wheel. Installations of ApacheTVM and Openvino have been tested on macOS, linux distributions similar to Debian and CentOS.
The feature is still in an alpha version, so we expect that it may fail under untested circumstances.
Step 2-bis: Install TVM
Since the TVM compiler has to be installed from source code, its installation can take several minutes, or even hours, to complete. For this reason, we decided not to include it in the default automatic installer. However, if you want to squeeze the most performance out of your model on your machine, we highly recommend installing TVM as well. With nebullvm, installing TVM becomes very easy, just run
python -c "from nebullvm.installers.installers import install_tvm; install_tvm()"
and wait for the compiler to be installed! You can check that everything worked running
python -c "from tvm.runtime import Module"
[Click to expand] Possible installation issues
MacOS: the installation may fail on MacOS for MacBooks with the Apple Silicon chip, due to scipy compilation errors. The easy fix is to install scipy
with another package manager such as conda (the Apple Silicon distribution of Mini-conda) and then install nebullvm
. For any additional issues do not hesitate to open an issue or contact directly [email protected]
by email.
Get Started
Nebullvm
reduces the computation time of deep learning model inference by 2-30 times by testing multiple optimization techniques (deep learning compilers, quantization, half precision, distillation, and more) and identifying the optimal way to execute your AI model on your specific hardware.
Nebullvm
can be deployed in two ways.
Option A: 2-10x acceleration, NO performance loss
If you choose this option, nebullvm
will test multiple deep learning compilers (TensorRT, OpenVINO, ONNX Runtime, etc.) and identify the optimal way to compile your model on your hardware, increasing inference speed by 2-10 times without affecting the performance of your model.
Option B: 2-30x acceleration, supervised performance loss
Nebullvm
is capable of speeding up inference by much more than 10 times in case you are willing to sacrifice a fraction of your model's performance. If you specify how much performance loss you are willing to sustain, nebullvm
will push your model's response time to its limits by identifying the best possible blend of state-of-the-art inference optimization techniques, such as deep learning compilers, distillation, quantization, half precision, sparsity, etc.
Performance monitoring is accomplished using the perf_loss_ths
(performance loss threshold), and the perf_metric
for performance estimation.
Option B.1
When a predefined metric (e.g. “accuracy”) or a custom metric is passed as the perf_metric
argument, the value of perf_loss_ths
will be used as the maximum acceptable loss for the given metric evaluated on your datasets.
Options B.2 and B.3
When no perf_metric
is provided as input, nebullvm
calculates the performance loss using the default precision
function. If the dataset
is provided, the precision will be calculated on 100 sampled data (option B.2). Otherwise, the data will be randomly generated from the metadata provided as input, i.e. input_sizes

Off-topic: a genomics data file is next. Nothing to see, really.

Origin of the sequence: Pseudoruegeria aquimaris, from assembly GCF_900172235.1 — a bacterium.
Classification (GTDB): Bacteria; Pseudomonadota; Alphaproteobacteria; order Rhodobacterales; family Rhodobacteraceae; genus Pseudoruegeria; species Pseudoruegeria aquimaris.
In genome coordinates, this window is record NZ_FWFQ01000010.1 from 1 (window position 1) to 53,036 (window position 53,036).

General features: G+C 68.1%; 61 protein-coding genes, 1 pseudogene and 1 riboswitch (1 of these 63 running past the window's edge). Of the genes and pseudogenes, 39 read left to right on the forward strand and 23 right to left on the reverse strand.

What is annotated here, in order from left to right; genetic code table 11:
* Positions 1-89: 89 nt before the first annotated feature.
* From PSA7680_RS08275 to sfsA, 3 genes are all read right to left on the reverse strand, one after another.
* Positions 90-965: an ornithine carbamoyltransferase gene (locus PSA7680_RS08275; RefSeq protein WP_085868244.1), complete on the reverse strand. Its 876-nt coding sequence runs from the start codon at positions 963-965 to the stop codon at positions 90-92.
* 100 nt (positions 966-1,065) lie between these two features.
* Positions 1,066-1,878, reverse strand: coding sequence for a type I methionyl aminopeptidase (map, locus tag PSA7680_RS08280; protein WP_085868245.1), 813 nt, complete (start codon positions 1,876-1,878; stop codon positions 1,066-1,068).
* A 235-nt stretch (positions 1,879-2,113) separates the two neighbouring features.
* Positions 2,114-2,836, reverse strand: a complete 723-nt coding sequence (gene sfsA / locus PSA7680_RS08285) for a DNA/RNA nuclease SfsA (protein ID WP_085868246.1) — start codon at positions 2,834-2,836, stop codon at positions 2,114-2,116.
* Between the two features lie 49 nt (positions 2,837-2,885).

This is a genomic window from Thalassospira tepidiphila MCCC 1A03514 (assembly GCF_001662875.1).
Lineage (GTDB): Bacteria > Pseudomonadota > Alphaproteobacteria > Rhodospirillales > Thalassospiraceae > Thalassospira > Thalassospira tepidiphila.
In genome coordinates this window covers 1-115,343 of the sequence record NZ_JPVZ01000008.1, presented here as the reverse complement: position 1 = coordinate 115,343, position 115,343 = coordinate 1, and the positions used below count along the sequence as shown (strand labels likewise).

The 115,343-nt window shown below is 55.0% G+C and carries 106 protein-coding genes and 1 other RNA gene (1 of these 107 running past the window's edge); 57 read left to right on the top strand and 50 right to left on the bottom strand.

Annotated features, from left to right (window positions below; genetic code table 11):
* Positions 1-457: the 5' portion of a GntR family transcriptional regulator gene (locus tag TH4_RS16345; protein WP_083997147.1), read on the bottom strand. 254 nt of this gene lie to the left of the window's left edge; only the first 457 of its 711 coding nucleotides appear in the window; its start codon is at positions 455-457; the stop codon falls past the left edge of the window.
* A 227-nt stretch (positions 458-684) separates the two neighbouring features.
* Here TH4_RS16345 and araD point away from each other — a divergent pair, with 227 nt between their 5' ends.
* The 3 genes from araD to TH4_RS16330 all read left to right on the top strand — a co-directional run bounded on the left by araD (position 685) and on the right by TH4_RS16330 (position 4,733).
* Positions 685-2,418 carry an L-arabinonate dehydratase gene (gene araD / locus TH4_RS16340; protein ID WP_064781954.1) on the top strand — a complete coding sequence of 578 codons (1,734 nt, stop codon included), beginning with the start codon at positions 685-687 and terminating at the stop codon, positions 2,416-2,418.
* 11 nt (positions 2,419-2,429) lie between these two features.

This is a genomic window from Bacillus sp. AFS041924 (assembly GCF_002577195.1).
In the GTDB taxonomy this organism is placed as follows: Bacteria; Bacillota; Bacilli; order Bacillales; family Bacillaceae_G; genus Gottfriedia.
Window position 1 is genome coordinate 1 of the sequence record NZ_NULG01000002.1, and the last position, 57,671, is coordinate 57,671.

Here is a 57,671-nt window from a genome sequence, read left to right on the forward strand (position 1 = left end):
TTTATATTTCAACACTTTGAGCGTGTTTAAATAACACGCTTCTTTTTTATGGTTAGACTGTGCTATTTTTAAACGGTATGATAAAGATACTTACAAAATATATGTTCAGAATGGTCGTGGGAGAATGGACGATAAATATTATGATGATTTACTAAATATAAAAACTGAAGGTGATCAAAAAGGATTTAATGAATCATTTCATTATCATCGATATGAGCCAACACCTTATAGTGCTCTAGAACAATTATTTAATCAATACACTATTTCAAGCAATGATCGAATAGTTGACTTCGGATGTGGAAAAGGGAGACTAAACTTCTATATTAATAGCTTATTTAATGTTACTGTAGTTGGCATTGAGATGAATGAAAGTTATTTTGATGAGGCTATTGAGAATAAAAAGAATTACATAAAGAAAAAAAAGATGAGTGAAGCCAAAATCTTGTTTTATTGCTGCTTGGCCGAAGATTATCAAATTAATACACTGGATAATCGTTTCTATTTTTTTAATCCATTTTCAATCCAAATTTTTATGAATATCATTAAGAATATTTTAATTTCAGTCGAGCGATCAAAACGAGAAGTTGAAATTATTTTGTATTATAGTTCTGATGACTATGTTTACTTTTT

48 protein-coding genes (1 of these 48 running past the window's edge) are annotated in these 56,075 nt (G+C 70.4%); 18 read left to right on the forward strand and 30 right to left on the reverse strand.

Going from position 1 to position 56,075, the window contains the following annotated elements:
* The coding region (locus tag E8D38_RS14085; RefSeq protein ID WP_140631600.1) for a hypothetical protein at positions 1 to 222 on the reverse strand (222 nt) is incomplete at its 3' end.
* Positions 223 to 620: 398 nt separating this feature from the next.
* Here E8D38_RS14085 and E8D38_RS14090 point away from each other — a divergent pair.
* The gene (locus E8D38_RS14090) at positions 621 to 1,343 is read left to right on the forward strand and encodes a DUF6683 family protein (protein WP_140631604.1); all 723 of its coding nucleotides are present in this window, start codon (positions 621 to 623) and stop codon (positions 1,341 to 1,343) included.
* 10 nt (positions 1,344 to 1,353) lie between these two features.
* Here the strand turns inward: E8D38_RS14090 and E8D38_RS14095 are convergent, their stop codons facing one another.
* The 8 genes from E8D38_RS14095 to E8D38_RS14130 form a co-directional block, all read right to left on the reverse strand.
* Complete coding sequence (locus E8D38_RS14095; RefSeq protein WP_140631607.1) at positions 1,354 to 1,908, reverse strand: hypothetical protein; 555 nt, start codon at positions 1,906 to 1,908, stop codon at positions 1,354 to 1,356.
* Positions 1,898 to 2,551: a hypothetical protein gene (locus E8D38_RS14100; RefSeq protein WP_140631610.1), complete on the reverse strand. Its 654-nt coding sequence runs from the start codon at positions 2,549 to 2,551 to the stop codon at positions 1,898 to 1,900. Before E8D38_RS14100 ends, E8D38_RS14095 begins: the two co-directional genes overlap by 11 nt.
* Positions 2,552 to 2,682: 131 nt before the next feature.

and batch_size
(option B.3).
[Click to expand] Options B.2 and B.3: Impact of perf_loss_ths on precision
The table below shows the impact of perf_loss_ths
on the default metric "precision"
.
perf_loss_ths | Expected behavior with the default “precision” metric |
---|---|
None or 0 | No precision-reduction technique (distillation, quantization, half precision, sparsity, etc.) will be applied, as per Option A. |
1 | Nebullvm will accept the outcome of precision-reduction techniques only if the relative change of the smallest output logit is smaller than 1. This is usually correlated with a marginal drop in precision. |
2 | Nebullvm will accept a "riskier" output from precision-reduction techniques to achieve increased inference speed. This can usually have an impact on the accuracy of ~0.1%. |
≥3 | Aggressive precision reduction techniques are used to produce the lightest and fastest model possible. Accuracy drops depend on both model type and task type. A simple binary classification can still show accuracy drops around ~0.1%. |
Optimization examples
[Click to expand] Optimization with PyTorch
Here we present an example of optimizing a `pytorch` model with `nebullvm`:>>> # FOR EACH OPTION
>>> import torch
>>> import torchvision.models as models
>>> from nebullvm import optimize_torch_model
>>> model = models.efficientnet_b0()
>>> save_dir = "."
>>>
>>> # ONLY FOR OPTION A
>>> bs, input_sizes = 1, [(3, 256, 256)]
>>> optimized_model = optimize_torch_model(
... model, batch_size=bs, input_sizes=input_sizes, save_dir=save_dir
... )
>>>
>>> # ONLY FOR OPTION B.1
>>> dl = [((torch.randn(1, 3, 256, 256), ), 0)]
>>> perf_loss_ths = 0.1 # We can accept a drop in the loss function up to 10%
>>> optimized_model = optimize_torch_model(
... model, dataloader=dl, save_dir=save_dir, perf_loss_ths=perf_loss_ths, perf_metric="accuracy",
... )
>>>
>>> # ONLY FOR OPTION B.2
>>> dl = [((torch.randn(1, 3, 256, 256), ), 0)]
>>> perf_loss_ths = 2 # Relative error on the smallest logits accepted
>>> optimized_model = optimize_torch_model(
... model, dataloader=dl, save_dir=save_dir, perf_loss_ths=perf_loss_ths,
... )
>>>
>>> # ONLY FOR OPTION B.3
>>> perf_loss_ths = 2 # Relative error on the smallest logits accepted
>>> bs, input_sizes = 1, [(3, 256, 256)]
>>> optimized_model = optimize_torch_model(
... model, batch_size=bs, input_sizes=input_sizes, save_dir=save_dir, perf_loss_ths=perf_loss_ths,
... )
>>>
>>> # FOR EACH OPTION
>>> x = torch.randn(bs, 3, 256, 256)
>>> res = optimized_model(x)
In the example above for options B.1 and B.2 we provided a dataset containing a single tuple (xs, y)
where xs
itself is a tuple containing all the inputs needed for the model. Note that for nebullvm
input dataset should be in the format Sequence[Tuple[Tuple[Tensor, ...], TensorOrNone]]
. The torch API also accept dataloaders
as inputs, however the dataloader
should return each batch as a tuple (xs, y)
as described before.
[Click to expand] Optimization with TensorFlow
>>> # FOR EACH OPTION
>>> import tensorflow as tf